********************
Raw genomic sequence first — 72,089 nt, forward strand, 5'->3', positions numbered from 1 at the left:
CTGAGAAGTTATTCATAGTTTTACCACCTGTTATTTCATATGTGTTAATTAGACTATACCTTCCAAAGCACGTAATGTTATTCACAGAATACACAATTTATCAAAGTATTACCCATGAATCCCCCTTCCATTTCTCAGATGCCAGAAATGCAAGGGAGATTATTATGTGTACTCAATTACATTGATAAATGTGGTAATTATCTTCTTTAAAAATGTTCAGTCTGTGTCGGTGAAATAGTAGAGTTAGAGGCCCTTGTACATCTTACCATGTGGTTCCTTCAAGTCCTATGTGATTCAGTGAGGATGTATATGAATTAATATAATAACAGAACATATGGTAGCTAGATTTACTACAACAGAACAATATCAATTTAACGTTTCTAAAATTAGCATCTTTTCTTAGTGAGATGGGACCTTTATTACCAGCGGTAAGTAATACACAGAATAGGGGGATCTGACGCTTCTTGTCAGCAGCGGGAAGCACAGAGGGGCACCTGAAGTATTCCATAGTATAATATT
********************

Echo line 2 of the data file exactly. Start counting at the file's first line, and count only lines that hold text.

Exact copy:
CTGAGAAGTTATTCATAGTTTTACCACCTGTTATTTCATATGTGTTAATTAGACTATACCTTCCAAAGCACGTAATGTTATTCACAGAATACACAATTTATCAAAGTATTACCCATGAATCCCCCTTCCATTTCTCAGATGCCAGAAATGCAAGGGAGATTATTATGTGTACTCAATTACATTGATAAATGTGGTAATTATCTTCTTTAAAAATGTTCAGTCTGTGTCGGTGAAATAGTAGAGTTAGAGGCCCTTGTACATCTTACCATGTGGTTCCTTCAAGTCCTATGTGATTCAGTGAGGATGTATATGAATTAATATAATAACAGAACATATGGTAGCTAGATTTACTACAACAGAACAATATCAATTTAACGTTTCTAAAATTAGCATCTTTTCTTAGTGAGATGGGACCTTTATTACCAGCGGTAAGTAATACACAGAATAGGGGGATCTGACGCTTCTTGTCAGCAGCGGGAAGCACAGAGGGGCACCTGAAGTATTCCATAGTATAATATT